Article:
Still, Ottawa balanced things in Canada’s favour, even if without headlines. Sitting on the council brought diplomatic prestige, direct access to the influential powers, and, crucially, a deeper understanding of the global security environment. Despite the frustrations, successive PMOs knew the strategic value of being on the council and welcomed the political capital that came with a seat. Brian Mulroney, for one, famously utilized Canada’s position to mobilize international assistance and convince Washington to endorse a multilateral response to the Iraqi invasion of Kuwait, in 1990.
Canada has also seen success through the efforts of the capable and respected diplomats it sent to New York. General Andrew McNaughton helped broker the Dutch withdrawal from Indonesia in 1949. Decades later, Canada’s ambassador to the UN during the first Gulf War, Yves Fortier, co-sponsored eleven of the dozen resolutions to condemn Iraq and remove Saddam Hussein’s army from Kuwait by force.
Chapnick argues that Canada has been operating under a “hyper-partisan” cloud. Although he does not fully unpack this critique, it is clear that the UN has shifted in Canadian minds, from an organization that enjoyed broad approval to a wedge issue. Partisanship helps explain the “disjointed” 2010 campaign for a council seat. Instead of drawing from the lessons of 1988 and 1998 — when bipartisan backing, adequate funding, high-level engagement, and diplomatic coordination proved a winning formula — the Conservatives did the opposite. That government’s avowed support for Israel often gets blamed for the loss, but this is a convenient scapegoat. In fact, in the minds of many UN members, Canada was a country that no longer took Security Council elections seriously.
This perception risks undermining today’s bid. Despite the Trudeau government’s stated desire to get back in the room, it did not mention a Security Council seat in either its 2015 or its 2019 campaign platforms. In the era of brand politics, the prime minister’s global fame has led to a “personalizing” of the bid, which has made bipartisan support even more elusive. Whatever high-level political engagement we have seen came in late 2019, led by figures of a different era altogether, Joe Clark and Jean Chrétien. Moreover, the budget committed to the campaign, $2 million so far, seems insufficient compared with those of Norway and Ireland — equivalent to $3.6 million and $940,000, respectively. (Australia, for its part, spent an estimated $22 million on its 2012 win.)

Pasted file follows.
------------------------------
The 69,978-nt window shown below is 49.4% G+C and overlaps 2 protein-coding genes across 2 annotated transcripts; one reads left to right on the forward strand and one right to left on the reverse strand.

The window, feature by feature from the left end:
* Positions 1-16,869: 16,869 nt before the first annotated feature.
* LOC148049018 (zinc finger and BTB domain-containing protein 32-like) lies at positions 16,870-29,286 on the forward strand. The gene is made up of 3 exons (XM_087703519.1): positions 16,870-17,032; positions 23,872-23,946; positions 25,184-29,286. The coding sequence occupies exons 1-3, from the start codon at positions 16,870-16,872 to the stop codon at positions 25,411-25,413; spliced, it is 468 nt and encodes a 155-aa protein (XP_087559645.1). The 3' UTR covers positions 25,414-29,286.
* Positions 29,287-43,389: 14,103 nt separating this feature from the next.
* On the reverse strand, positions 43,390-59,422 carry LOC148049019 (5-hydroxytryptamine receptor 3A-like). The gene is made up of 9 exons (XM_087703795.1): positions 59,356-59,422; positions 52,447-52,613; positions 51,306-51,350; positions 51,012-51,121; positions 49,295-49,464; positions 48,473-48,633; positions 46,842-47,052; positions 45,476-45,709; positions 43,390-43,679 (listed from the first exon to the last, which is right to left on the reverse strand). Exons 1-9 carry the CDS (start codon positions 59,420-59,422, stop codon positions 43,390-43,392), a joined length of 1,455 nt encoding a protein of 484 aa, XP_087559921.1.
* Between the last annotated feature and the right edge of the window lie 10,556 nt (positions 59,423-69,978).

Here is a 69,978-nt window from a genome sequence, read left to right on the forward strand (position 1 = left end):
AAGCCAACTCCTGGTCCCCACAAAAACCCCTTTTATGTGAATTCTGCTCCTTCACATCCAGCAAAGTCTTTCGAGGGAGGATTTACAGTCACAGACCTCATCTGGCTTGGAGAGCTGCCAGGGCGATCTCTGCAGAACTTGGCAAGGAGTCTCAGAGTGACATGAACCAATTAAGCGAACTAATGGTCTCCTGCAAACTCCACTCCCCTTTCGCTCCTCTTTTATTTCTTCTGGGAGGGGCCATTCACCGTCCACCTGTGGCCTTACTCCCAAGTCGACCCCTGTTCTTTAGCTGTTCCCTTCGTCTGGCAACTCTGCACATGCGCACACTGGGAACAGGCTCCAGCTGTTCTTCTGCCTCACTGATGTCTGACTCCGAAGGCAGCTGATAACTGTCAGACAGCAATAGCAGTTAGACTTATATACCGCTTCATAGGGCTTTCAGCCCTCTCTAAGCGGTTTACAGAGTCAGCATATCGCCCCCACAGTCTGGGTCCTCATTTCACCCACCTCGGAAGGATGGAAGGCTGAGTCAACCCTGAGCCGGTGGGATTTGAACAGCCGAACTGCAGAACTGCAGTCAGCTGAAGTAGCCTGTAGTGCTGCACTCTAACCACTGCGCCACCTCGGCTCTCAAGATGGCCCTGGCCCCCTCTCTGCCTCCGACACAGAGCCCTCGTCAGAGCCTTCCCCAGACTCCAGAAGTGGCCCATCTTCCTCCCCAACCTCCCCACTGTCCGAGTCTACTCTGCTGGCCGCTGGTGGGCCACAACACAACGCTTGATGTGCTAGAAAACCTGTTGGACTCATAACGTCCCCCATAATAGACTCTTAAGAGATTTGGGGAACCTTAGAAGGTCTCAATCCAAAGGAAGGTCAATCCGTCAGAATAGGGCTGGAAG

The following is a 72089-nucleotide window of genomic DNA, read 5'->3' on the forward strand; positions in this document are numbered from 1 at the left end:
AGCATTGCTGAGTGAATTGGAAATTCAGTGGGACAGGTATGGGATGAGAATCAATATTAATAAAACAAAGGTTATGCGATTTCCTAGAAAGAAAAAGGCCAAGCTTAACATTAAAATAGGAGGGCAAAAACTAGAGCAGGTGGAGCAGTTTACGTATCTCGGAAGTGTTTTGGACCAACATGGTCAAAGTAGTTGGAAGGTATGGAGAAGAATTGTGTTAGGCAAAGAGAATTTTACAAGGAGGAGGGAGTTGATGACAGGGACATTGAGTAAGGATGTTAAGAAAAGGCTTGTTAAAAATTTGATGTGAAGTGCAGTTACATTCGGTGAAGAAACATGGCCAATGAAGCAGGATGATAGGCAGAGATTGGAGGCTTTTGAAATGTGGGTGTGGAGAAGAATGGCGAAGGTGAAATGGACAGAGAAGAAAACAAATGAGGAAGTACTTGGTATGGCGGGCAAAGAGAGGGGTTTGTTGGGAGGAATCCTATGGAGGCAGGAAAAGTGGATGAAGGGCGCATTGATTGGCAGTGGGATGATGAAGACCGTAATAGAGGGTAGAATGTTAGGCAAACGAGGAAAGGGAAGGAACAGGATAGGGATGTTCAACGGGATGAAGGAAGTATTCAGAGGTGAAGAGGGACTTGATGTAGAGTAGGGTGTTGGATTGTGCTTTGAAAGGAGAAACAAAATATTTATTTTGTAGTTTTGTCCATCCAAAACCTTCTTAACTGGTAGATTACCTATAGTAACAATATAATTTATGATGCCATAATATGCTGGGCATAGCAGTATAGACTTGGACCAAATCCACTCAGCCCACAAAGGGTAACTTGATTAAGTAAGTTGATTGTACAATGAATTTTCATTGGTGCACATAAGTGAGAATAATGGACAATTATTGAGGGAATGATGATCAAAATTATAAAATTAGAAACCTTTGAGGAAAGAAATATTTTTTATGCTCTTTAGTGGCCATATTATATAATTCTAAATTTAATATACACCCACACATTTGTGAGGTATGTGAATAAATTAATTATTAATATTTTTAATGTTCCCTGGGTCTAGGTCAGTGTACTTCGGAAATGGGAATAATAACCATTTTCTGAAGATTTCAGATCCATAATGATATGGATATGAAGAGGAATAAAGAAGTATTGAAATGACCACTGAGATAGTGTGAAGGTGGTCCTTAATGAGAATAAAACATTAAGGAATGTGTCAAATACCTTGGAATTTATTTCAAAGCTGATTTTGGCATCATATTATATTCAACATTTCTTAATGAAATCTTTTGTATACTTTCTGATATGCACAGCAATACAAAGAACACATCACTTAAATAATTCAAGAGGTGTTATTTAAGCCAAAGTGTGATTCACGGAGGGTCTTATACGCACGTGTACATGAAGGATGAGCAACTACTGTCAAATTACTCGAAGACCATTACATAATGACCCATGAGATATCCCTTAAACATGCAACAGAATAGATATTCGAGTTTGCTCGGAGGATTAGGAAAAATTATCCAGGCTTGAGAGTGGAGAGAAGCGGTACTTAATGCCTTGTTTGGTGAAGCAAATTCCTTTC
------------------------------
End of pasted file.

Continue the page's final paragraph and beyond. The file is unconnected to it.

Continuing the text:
For sure, complex geopolitical events in Eastern Europe and Iraq, and closer to home with Donald Trump’s presidency, have lately consumed Canada’s military and diplomatic attention. But this country’s peacekeeping contributions are a pittance compared with what they once were. In 1992, over 3,800 military personnel were deployed as blue berets; in fall 2019, the total was forty-five. Meanwhile, Ireland, with fewer people than the Greater Toronto Area, deployed over 600. Since 2016, Canada has passed on several UN requests, whether to command missions, provide military observers to Colombia, or extend helicopter operations in Mali. Our limited spend on overseas aid is a liability too. Norway remains the world’s leading per capita state donor, at 1 percent of GDP, and therefore exceeds the 0.7 percent target set by a World Bank commission, led by Pearson, in 1969. Canada manages just over a quarter of a percent — one of the lowest levels among the world’s richest countries.
The irony of the haphazard Security Council bid, so far, is that it’s never been more important for us to take a seat. Nationalist and isolationist governments, including in some of the P5 member states, are undermining the multilateral institutions carved out of the ruins of the Second World War. Tensions with China, Saudi Arabia, and Iran, to say nothing of episodic trade conflicts with the US, have all demonstrated the uncertainty we confront. If there was ever a time for Canada to exert itself in key global decision-making bodies, this is it. It’s just a pity that the debate has yet to truly happen at home.